The system failure witnessed by the Standards Organisation of Nigeria (SON) at the port has caused the industry to lose N84 billion within the past two weeks. The failure, which hindered the link between importers and Customs’ server for clearance of goods, led to an estimated loss of N6 billion daily for the past 14 days.
The system failure occurred due to an upgrade being carried out on it. Uploading the SON’s Conformity Assessment Programme code into the system to get the Pre-Arrival Assessment Report has been unsuccessful for importers.
What’s the problem? It was disclosed that the applications used by government organisations were not developed for Nigeria and the processes were also not domesticated. This boils down to why the new system was problematic for importers, who were used to the former system.
This was disclosed by an Information and Communication Technology expert, Tunji Olaosun, who advised that SON needed to contact the developer of the application in order to resolve the problem because, without the involvement of the developer, all proffered solution would not solve the problem.
“If it is sending error message back, it means there is a problem in the connection between the developer and SON. If the person is not in Nigeria, they either reach them or build the system from scratch,” he told Punch in a report.
Short-term solution to the problem: According to Olaosun, the immediate solution to such system failure is to switch back to manual. He said this would enable SON to clear the importers to get their Pre-Arrival Assessment Report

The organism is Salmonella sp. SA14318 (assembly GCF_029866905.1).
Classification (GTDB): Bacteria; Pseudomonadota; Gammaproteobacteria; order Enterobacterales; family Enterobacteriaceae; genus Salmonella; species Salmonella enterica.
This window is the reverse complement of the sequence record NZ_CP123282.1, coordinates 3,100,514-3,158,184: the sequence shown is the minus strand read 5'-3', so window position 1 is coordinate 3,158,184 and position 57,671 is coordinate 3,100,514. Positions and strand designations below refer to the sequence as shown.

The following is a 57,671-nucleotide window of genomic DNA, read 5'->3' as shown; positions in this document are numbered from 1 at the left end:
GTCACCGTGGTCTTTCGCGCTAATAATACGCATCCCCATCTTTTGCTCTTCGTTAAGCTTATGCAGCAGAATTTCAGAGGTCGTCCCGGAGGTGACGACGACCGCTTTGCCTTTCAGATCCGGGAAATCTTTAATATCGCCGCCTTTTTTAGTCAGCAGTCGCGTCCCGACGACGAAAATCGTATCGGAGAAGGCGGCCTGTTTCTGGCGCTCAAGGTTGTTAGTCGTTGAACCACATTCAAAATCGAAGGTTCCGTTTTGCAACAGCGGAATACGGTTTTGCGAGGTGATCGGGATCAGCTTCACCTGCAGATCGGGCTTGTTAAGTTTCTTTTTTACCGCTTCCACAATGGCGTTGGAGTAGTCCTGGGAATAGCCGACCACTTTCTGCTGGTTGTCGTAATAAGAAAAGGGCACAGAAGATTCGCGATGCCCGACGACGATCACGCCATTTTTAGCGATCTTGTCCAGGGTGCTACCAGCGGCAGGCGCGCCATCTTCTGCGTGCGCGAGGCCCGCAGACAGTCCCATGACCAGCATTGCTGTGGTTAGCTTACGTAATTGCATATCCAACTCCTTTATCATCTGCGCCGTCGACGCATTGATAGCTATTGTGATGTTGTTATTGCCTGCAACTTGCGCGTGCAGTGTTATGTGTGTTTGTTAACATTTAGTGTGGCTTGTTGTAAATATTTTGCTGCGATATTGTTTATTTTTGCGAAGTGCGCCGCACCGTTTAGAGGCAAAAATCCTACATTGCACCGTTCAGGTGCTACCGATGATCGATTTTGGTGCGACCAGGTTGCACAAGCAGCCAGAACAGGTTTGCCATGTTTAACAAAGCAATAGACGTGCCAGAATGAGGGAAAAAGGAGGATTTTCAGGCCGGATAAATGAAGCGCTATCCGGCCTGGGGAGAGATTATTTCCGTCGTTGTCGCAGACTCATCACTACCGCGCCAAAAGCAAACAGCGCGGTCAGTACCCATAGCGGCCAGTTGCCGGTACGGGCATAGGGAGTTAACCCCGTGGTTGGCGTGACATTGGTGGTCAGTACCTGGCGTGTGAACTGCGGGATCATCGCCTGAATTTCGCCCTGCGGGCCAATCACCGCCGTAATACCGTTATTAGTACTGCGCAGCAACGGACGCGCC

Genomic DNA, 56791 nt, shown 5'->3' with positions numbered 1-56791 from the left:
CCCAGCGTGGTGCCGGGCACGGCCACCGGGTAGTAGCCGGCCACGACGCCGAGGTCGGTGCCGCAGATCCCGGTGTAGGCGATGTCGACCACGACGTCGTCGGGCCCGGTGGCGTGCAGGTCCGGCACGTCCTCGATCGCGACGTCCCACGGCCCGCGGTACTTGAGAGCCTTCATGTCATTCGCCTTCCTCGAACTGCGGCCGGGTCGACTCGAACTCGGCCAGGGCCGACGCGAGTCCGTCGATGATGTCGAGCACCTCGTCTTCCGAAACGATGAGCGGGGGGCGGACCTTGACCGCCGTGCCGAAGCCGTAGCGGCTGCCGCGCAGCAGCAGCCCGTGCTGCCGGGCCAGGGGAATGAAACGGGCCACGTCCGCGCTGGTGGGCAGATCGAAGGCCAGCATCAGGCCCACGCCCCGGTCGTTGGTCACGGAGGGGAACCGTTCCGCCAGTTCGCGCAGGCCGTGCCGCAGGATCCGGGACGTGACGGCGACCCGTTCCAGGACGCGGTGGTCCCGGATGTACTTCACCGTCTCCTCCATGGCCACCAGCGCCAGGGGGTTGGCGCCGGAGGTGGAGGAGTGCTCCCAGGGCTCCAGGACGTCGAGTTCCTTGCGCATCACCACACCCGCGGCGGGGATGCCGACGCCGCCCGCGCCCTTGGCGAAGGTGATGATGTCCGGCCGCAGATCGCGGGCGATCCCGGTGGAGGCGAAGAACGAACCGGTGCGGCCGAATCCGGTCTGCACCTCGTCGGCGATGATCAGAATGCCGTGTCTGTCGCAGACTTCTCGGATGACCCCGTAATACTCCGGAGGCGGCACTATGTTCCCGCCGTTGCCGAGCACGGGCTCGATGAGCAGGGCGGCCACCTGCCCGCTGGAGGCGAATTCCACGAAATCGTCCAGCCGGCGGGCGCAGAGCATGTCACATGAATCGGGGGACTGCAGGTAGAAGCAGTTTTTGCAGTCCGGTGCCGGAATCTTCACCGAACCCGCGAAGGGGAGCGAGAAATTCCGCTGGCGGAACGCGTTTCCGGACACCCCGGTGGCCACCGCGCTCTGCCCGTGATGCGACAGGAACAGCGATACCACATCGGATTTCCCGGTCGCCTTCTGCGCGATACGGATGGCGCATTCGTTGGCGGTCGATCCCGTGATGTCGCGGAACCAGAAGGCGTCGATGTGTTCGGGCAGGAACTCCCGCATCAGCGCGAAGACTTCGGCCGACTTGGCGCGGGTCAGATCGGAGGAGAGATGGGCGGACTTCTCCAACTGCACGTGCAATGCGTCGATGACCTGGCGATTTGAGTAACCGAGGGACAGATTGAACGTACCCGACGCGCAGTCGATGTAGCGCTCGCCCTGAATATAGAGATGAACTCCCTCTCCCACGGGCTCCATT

“There is always a sail safe mode so that in an unlikely situation that the electronic system breaks down, you could switch to the alternative.”
Meanwhile, the Vice-President of Association of Nigeria Licensed Customs Agents, Kayode Farinto, agreed to the manual process. He said that clearing agents should be allowed to clear regulated cargo while Customs can send their officials later to the consignees’ warehouses for further checks.
SON threatened with a lawsuit: SON is being threatened by the clearing agents. Farinto said the body would have no choice but to take the matter to court if the system failure continues after 24 hours. Farinto made the threat after suggesting that the Customs should assist with solutions to the system failure.
He opined that the system failure could have been caused because SON engaged a system analyst that isn’t familiar with its software or didn’t carry along the Customs during the upgrade. Farinto said the failure in SON’s system had constituted an impediment to cargo clearing because the organisation’s regulated cargo was about 35%.
Farinto disclosed that clearing agents had been paying huge demurrage for a problem they didn’t cause. Demurrage is a fee charged by the owner of a chartered ship for failure to load or discharge the ship within the time agreed.
He stated that “Nigerian port is losing N6 billion daily as a result of the system collapse in SON, if this is not addressed in 24 hours, there would be chaos in cargo clearance.”
Meanwhile, another stakeholder, Ayokunle Sulaiman, disclosed that due to the situation, N20,000 was paid daily by clearing agents as demurrage.
But Farinto said that clearing agents can’t afford to pay demurrage anymore, so the government needs to declare force majeure to prevent the loss of billions of naira. Companies often declare force majeure when an unforeseeable circumstance prevents them from fulfilling a contract.